Studies have shown that melatonin sleep aids help restore a natural sleep pattern. But more melatonin is not necessarily better, and melatonin should be taken only for short periods of time.
Melatonin is a hormone that naturally occurs in our body to regulate our sleep and wake cycle, also known as the circadian rhythm. It is sometimes called the hormone of darkness, because darkness stimulates the release of melatonin, and light suppresses its activity in our nervous system. There is evidence that melatonin production slows down with age, which in combination with changing time zones or hormonal changes during menopause, can lead to a significant loss of sleep.
MELATONINAL SAFETY HELPS ME
Studies have shown that melatonin for sleep is effective in sleep disorders caused by various diseases, as well as in jet lag and shift work. But people react differently to melatonin and need different doses to get the desired result.
For most healthy people, low doses of melatonin cause minor side effects when taken for up to three months. However, some people may experience undesirable effects, such as headaches, nausea, lightheadedness, irritability, hormonal fluctuations, vivid dreams or nightmares or reduced blood flow … especially at melatonin dosage of 3 mg / day or more. Melatonin can also cause drowsiness and, therefore, should not be taken while driving or operating machinery.
Melatonin should not be used by children, teenagers, or pregnant or lactating women. People with the following conditions should also avoid using sleeping pills melatonin:
- Autoimmune diseases (such as Crohn’s disease, rheumatoid arthritis, lupus, Hashimoto thyroiditis, tombs …)
- depression (especially if you are taking an MAO inhibitor)
- Lymphoproliferative disorders (such as lymphoma and leukemia)
People who suffer from any of these conditions should consult a doctor before taking help to sleep with melatonin.
Melatonin does not require approval from the FDA and is not subject to the same controls as medicines. For this reason, there is little information about the interaction of melatonin with other drugs.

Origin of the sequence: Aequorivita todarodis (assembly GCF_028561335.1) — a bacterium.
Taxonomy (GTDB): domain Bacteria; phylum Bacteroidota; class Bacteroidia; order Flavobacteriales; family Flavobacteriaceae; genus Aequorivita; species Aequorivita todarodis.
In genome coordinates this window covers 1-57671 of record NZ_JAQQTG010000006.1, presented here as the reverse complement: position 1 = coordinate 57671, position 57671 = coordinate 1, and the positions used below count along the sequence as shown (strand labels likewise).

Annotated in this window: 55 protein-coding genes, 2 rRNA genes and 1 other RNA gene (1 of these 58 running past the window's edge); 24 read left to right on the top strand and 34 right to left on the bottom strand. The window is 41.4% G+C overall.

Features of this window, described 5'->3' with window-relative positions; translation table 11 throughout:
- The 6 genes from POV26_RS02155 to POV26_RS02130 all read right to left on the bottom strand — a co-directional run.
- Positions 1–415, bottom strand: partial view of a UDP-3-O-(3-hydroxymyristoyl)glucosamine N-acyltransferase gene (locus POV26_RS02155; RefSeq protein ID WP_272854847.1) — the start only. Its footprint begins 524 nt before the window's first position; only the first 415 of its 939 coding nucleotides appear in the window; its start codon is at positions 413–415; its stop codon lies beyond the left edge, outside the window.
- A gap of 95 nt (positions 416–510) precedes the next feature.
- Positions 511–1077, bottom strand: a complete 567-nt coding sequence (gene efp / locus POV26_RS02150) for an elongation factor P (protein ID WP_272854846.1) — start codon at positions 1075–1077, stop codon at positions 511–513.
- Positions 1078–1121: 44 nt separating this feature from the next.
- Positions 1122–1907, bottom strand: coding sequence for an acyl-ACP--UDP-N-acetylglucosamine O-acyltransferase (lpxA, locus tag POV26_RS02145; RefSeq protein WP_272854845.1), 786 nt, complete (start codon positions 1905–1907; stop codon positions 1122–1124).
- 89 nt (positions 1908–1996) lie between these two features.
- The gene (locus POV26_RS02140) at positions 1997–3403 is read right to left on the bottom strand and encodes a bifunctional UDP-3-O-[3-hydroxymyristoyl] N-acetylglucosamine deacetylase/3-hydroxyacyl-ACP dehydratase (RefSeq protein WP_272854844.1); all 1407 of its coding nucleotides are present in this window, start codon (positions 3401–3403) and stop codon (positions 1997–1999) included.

The correct melatonin dosage for children varies greatly from one person to another. As a rule, it is recommended to start with a small dose (about 1 mg) and, if necessary, achieve a higher dose. Tablets are usually available in doses of 1 to 3 mg.
Some studies show that lower doses (for example, 0.3 mg instead of 3 mg) are as effective as large doses. Studies at the Massachusetts Institute of Technology (MIT) have shown that melatonin supplements are three to ten times the amount needed to ease sleep.
HOW TO USE MELATONIN, DREAM, AIDS
For sleep disorders associated with stress, shift work, or menopause, melatonin is best taken at night between thirty and sixty minutes before bedtime.
In order to avoid the consequences of changing time zones, when traveling in several time zones, it is recommended to take orally before flying, and then take another dose before bedtime.
AVAILABILITY MELATONINE SLEEP AID
Melatonin is available without a prescription in most of the United States and Canada, but is available only by prescription (or not available) in other countries. The hormone can be administered orally in the form of capsules, tablets or liquid, sublingually or in the form of a transdermal patch.
Melatonin is also available as a sustained-release prescription drug under the trade name Circadin. The European Medicines Agency (EMA) approved 2 mg of circadian for patients aged 55 years and older for short-term treatment (up to 13 weeks) of primary insomnia, characterized by poor sleep quality.
Women who suffer from sleep loss due to hormonal changes during menopause may want to explore the use of progesterone cream … which can be used for longer periods than recommended for melatonin.